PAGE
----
I still operate a double barrel stove, a timberline unit, and an Atlanta Homesteader, and find appreciation in each as well as many other old stoves. However, they don't compare to the savings, and great big clean glass window that i now have to enjoy on top of the heat. The only thing I miss the old fisher in the house for on occasion is that it could heat the place up quicker if we were gone for an extended period of time. However, I'll just kick the furnace on for 20 mins the two or three times per winter that is an issue. That is still much better than the 20+ times a winter the furnace would kick on with the fisher because the stove was stone cold before I could get home from work.

    pen
  4. begreen

    begreen Mooderator Staff Member

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    I swore my Jotul 602 burned cleanly. It seemed like whenever I peeked outside there was no smoke. Then I moved it to the greenhouse and now can observe it much better. The only time it doesn't smoke is during the charcoal stage. I am using it more reluctantly now.
  5. fox9988

    fox9988 Minister of Fire

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    Yeah, mine's smokin. It worked good in the old, smaller, less insulated, draftier house. Now it says choked down and smokin. Low last night was 27f, high today was 56f. I've burned four small splits in the last 23 hrs. House temp has stayed 71f-73f. I guess I could have added more wood, opened up the dampers and a window or two. I need a bigger house, colder climate, or smaller stove(YA THINK).
  6. Grannyknot

    Grannyknot New Member

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    Yes, it smokes occasionally, and the neighbors groan, and I am warm.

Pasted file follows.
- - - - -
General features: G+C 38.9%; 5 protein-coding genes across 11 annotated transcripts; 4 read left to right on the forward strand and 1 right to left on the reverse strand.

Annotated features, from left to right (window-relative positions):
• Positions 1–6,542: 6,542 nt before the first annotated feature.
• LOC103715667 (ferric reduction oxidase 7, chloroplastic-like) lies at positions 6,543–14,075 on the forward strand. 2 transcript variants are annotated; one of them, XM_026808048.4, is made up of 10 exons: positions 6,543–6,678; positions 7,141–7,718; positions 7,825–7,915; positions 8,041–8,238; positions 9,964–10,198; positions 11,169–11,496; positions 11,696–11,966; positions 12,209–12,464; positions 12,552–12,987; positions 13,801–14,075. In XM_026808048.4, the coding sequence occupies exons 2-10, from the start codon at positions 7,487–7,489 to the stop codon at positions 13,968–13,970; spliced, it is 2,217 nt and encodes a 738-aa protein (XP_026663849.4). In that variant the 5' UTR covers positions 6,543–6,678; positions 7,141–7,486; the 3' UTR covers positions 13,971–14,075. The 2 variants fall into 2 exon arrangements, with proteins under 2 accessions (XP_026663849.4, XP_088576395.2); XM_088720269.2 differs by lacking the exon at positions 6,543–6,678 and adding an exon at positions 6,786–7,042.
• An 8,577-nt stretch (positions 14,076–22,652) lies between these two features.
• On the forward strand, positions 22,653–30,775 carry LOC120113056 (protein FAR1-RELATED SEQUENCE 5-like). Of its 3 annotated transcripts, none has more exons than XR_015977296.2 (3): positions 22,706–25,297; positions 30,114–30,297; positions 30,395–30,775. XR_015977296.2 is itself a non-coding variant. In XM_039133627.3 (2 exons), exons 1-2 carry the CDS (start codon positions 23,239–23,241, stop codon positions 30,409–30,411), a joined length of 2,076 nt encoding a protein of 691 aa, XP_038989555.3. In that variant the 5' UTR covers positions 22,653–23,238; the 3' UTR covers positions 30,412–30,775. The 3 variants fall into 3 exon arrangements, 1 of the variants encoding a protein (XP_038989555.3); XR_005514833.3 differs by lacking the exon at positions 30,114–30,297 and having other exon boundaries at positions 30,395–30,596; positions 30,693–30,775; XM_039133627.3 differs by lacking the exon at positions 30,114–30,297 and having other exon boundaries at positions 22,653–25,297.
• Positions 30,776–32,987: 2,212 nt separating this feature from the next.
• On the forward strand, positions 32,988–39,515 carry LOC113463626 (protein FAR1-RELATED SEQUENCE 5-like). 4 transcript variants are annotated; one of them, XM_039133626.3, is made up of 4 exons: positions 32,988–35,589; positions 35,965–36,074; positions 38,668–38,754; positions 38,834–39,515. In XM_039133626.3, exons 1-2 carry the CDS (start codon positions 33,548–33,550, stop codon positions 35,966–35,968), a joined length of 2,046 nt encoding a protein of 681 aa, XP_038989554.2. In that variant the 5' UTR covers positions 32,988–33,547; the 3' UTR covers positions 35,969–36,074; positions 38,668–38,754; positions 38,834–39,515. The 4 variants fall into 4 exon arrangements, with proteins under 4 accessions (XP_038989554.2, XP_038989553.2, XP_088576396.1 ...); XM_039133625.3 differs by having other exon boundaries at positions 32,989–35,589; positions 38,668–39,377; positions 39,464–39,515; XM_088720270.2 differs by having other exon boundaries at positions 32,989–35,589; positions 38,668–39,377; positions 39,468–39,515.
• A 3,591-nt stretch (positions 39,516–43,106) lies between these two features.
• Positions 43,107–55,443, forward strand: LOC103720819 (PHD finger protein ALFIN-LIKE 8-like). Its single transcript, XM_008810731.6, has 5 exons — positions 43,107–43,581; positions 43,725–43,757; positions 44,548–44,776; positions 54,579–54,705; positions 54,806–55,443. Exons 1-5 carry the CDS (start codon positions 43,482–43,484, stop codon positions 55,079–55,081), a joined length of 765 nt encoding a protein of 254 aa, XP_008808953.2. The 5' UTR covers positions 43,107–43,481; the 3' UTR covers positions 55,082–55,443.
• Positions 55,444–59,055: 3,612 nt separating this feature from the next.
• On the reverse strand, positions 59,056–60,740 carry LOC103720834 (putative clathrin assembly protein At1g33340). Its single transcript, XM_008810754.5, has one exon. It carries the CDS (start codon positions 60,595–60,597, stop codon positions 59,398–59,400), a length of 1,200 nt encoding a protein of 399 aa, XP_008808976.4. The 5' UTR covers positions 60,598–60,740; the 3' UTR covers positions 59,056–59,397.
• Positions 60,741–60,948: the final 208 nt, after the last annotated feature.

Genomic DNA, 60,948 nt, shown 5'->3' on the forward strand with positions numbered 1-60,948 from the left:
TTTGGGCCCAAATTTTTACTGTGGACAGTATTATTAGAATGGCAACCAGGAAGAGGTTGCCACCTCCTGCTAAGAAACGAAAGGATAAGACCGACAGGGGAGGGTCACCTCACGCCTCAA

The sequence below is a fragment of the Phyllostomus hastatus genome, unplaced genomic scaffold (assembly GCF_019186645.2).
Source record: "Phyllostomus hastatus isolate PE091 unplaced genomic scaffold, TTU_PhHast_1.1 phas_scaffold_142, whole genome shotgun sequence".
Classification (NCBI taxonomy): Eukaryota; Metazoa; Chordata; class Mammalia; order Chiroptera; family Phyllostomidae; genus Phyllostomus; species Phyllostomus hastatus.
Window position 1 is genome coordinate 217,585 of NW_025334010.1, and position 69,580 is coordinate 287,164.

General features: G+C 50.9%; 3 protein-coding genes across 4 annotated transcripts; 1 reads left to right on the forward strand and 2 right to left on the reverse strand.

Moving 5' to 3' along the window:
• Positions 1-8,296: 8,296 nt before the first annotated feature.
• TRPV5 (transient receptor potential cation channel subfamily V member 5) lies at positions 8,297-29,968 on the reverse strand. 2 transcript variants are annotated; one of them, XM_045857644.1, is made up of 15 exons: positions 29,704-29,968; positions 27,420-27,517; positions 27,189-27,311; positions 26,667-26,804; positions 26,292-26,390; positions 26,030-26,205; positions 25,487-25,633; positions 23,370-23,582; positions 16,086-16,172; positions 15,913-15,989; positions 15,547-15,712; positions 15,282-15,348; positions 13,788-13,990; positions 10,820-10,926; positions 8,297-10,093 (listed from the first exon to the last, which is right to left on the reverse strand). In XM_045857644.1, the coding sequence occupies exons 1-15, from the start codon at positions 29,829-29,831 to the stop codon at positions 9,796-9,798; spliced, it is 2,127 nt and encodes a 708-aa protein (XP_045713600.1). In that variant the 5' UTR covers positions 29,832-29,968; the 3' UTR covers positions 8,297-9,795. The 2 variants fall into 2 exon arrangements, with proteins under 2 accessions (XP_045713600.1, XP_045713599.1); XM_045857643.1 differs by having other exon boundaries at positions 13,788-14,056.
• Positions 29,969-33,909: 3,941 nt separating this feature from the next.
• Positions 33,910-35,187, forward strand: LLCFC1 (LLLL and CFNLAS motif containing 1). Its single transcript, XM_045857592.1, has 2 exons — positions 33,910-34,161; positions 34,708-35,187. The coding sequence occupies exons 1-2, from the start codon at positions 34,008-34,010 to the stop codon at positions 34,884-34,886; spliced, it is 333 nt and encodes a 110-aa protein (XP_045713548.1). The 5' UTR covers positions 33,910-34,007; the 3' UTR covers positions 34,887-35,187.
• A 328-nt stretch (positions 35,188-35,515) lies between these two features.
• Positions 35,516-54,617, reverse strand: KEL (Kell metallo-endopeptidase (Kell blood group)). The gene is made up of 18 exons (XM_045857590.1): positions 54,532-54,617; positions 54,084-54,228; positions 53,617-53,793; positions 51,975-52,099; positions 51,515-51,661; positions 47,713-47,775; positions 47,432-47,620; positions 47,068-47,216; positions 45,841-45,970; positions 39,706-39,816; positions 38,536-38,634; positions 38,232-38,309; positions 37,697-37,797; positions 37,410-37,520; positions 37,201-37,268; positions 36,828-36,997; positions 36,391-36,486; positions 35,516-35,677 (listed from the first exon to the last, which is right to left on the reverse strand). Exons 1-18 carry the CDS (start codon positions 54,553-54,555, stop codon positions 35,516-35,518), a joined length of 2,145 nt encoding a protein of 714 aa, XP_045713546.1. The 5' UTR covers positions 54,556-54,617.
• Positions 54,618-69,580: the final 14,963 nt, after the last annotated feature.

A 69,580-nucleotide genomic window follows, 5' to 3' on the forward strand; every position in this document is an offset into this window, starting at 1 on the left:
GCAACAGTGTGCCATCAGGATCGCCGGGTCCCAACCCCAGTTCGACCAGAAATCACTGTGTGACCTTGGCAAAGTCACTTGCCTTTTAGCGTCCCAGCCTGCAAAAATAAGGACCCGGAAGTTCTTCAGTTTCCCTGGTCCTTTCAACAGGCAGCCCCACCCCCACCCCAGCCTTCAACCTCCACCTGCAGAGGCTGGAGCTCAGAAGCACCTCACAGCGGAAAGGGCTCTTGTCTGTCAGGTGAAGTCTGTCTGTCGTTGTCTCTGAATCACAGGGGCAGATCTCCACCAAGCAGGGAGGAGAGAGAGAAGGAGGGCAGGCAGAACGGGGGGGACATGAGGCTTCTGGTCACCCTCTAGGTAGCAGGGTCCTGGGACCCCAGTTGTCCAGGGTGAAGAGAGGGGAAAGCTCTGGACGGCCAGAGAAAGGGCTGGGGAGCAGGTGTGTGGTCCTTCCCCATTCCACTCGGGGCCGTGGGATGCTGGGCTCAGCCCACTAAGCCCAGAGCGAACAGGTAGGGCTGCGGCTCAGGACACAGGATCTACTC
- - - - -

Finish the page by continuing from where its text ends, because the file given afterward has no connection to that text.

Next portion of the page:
7. bluedogz

    bluedogz Minister of Fire

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    +1... mine burns far cleaner (at least, visibly) than it did in my early days of burning green wood without managing the air supply.

    By the same token, my 2007 Camry runs far "cleaner" than my 1977 Camaro, but not sure that I'd trade one for the other...
  8. coaly

    coaly Fisher Moderator Staff Member

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    If not, a few drops of this on it takes care of it.

    Attached Files:

  9. valley ranch

    valley ranch Feeling the Heat

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    Do you think the new cars burn much cleaner? I'm a journeyman mechanic retired. what I see is when you measure the exhaust ppm with the smog pump belt off then put the belt on and pump air into the exhaust gas the diluted gasses ppm drops by the voume of the air added to the exhaust gas. I never saw that as burning cleaner but your car will burn more gas pulling the smog pump and jamming air through a converter.


    When you 77 Chevy is tuned right, carb is clean. the color in the exhaust pipe is light pink. New cars are burning dirty you can tell by looking at the exhaust pipe.

    When we do a Smog Test on we can tweek the tune to make it pass and it will run like heck but pass, then we can tweek it back to make the driver happy.


    This should be, I guess on another thread, I'ed like to know what your heating you home with and how you've found it to burn best.
  10. valley ranch

    valley ranch Feeling the Heat

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    This winter I've taken a slightly different approach in tuning a burn.
    In winters past I cleaned the ash each morning or felt guilty, I lowered the primary air intake volume at times and/or closed the air intake that washes the glass in the door.
    Note: The door glass and air wash is something I added a year after I bought the stove , a Centennial, in the 70ies.